“Since 2014 we’ve been coming back here and investigating this site, trying to determine what went on here,” Surovell said. “Since that time, we’ve learned a lot more.”

The LaPrele site is the second confirmed mammoth kill site in Wyoming and one of approximately 15 found in the world.

With the mammoth weighing up to 20,000 pounds, it made sense the Paleo-indians very likely moved their camp to the kill and remained in the area for some time before moving on.

“We have now found the camp,” Surovell said. “We kind of found it by accident.”

In a narrow part of the pathway from the site to the screening area, they used a shovel to cut into the bank when they struck archeological gold, a big cobble. The cobble had been flaked into a chopping tool and was 12 meters away from the mammoth.

That find made the site a lot larger when they returned in 2015, where more than 200 flakes were found, in addition to hundreds of pieces of red ochre (iron oxide), several small pieces of yellow ochre, flake tools, a sizeable stain of red ochre and a rare bone needle two millimeters in diameter. The needle is believed to be the oldest found in the continental United States. The only one older than that was found in Alaska.

“This was largely unexpected,” Surovell said. “We had a mammoth kill and before we knew it, we’re finding all these domestic things.”

The Chopper Block, which is a hearth, featured activity in an area roughly 10 meters south of the mammoth. Hearth areas are symbolic of households or campsites, and this site contained stone tools, flakes and bone fragments from a bison within it.

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Later archeological seasons included an additional area, named the Northwest Block, which featured stone tools, more than 600 pieces of chipped stone and bone fragments.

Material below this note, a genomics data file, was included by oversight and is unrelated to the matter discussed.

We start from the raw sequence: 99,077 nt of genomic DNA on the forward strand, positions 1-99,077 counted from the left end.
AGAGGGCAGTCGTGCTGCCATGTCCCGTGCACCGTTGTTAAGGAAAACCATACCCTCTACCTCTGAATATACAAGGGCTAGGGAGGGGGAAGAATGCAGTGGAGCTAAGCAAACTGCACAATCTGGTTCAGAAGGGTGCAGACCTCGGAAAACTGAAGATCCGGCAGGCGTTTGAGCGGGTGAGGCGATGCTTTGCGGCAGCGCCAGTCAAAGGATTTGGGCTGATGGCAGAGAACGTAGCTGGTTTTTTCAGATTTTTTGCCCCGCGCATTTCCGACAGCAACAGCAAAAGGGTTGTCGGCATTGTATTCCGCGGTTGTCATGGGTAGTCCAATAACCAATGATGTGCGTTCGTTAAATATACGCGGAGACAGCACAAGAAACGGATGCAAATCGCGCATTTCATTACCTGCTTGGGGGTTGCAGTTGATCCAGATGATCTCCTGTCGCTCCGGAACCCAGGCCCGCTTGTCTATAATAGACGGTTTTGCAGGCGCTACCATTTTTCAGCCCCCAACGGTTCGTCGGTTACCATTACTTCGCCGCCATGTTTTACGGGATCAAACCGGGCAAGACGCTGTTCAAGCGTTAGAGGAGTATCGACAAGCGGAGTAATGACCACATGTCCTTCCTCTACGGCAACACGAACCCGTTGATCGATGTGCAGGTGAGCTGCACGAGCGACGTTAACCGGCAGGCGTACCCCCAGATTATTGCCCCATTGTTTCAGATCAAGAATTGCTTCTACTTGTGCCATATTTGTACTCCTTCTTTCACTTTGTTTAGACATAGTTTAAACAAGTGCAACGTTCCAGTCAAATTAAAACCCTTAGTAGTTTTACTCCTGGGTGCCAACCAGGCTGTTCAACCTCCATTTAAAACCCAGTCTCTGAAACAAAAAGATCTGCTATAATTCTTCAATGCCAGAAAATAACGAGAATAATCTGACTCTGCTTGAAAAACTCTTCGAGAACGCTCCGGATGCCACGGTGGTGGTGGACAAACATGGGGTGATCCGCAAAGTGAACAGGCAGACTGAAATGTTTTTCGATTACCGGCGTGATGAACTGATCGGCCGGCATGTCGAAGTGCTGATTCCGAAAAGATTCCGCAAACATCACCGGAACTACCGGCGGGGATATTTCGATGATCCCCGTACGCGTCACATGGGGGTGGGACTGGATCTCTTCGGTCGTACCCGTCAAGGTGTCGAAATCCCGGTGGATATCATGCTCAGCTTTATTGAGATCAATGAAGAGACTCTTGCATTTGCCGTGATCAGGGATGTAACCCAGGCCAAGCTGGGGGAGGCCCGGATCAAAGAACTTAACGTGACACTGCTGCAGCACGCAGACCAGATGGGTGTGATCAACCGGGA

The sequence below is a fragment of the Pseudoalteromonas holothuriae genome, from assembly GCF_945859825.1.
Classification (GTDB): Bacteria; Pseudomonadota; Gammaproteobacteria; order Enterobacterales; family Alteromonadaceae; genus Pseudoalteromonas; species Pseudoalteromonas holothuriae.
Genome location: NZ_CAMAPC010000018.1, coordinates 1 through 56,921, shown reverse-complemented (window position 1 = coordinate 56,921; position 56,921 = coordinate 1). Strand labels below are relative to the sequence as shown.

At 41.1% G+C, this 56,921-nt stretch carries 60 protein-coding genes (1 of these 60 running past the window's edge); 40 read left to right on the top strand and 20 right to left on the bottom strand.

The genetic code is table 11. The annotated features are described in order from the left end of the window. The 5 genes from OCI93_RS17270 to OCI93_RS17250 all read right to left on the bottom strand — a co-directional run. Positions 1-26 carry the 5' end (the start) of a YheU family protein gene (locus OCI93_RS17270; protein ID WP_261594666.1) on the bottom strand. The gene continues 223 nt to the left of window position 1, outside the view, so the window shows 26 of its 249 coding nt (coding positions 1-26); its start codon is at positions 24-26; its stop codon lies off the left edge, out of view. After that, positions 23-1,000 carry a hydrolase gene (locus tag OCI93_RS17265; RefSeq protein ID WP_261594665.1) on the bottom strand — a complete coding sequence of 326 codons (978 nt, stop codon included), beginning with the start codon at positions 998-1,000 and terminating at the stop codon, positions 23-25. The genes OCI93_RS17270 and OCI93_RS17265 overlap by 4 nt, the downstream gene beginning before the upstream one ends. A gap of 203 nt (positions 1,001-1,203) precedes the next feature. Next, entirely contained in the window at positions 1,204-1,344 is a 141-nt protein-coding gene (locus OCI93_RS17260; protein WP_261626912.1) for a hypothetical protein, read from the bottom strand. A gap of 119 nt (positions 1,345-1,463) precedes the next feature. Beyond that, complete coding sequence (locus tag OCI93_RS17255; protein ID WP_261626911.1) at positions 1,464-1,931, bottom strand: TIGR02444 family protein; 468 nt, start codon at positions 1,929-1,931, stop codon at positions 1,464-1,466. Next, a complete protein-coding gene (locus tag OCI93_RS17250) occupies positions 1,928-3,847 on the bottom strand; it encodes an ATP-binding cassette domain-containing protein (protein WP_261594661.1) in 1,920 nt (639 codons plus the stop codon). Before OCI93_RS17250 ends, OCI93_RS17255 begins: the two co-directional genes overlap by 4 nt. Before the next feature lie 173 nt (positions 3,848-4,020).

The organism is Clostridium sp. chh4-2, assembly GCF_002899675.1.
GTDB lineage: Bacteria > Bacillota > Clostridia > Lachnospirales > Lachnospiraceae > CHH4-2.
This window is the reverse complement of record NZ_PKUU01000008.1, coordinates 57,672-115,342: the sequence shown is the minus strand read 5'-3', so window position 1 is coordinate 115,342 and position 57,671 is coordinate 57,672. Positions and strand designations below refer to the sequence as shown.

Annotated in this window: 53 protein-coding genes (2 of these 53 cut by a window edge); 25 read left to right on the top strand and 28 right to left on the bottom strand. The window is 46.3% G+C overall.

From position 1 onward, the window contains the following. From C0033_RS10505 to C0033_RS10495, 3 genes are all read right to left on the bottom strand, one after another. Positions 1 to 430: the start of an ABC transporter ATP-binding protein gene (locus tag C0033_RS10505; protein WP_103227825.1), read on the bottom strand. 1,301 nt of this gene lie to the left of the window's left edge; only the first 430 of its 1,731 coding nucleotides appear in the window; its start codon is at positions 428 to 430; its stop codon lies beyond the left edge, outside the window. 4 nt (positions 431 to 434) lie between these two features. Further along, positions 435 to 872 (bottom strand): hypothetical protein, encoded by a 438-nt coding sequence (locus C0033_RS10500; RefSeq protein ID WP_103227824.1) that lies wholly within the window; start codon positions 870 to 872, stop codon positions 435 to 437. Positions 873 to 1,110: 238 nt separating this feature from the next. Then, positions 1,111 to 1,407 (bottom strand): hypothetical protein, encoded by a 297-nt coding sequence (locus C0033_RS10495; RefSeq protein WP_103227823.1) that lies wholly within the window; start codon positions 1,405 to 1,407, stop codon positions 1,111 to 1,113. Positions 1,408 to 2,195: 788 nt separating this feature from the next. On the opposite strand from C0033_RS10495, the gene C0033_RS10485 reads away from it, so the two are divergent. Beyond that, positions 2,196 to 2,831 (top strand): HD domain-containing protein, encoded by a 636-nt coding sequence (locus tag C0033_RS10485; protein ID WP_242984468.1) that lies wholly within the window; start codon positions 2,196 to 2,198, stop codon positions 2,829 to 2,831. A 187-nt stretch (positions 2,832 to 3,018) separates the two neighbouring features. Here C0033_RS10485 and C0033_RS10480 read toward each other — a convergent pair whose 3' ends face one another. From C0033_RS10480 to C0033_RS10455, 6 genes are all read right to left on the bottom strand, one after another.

Stone from the two blocks come from completely different corners of Wyoming, meaning they came together to cooperate at least in the butchering or hunting of the mammoth.

On the final day of the dig that summer in 2017, they found just what they were looking for all along: a nearly complete Clovis point five meters south of the Chopper Block. The point had been broken off roughly half an inch at the bottom where it would have been attached to a spear. This identified the site as a Clovis Mammoth Kill Site, which is much rarer than simply finding a mammoth which died of natural causes.

“This is one of the rarest artifacts you will find in North America,” Surovell said, noting that humans made this particular point from around 13,200 to 12,800 years ago. “If you see a point like this, you know how old it is. It’s quite a find. Only about 50 of them have been found in the entire state of Wyoming.”

Returning to dig this year, they wanted see if they could find other interesting items surrounding where the Clovis point came from. As of midday last Sunday, the bottom half of the Clovis point had yet to be found, but considering unique finds can come in the final hours of the dig season, such as what happened in 2017, anything is possible and those at the site remain optimistic.

“We’re basically just chasing artifacts,” Surovell said. “Chasing areas where we think we’re going to find things.”

So, what’s in store for the LaPrele site? When is it appropriate to halt future excavations and move on?

For Surovell, that time will come when he feels like he has a grasp on how the site works. That’s not to say there isn’t more to discover along the banks of the LaPrele, but future groups can try their hand at adding to the bigger picture. Surovell is at peace with that decision.

In fact, his time at LaPrele could possibly be coming to an end in the next few years. He says two more seasons, but nothing has been set in stone. The unpredictable nature of what can be unearthed at a moment’s notice can change everything. That’s what keeps folks like Surovell coming back.

“These deposits we’re digging in are continuous,” he said. “That doesn’t mean there is archaeology in all of it, but there’s potential for archaeology in all of it. We have not found an edge to this site in any direction.”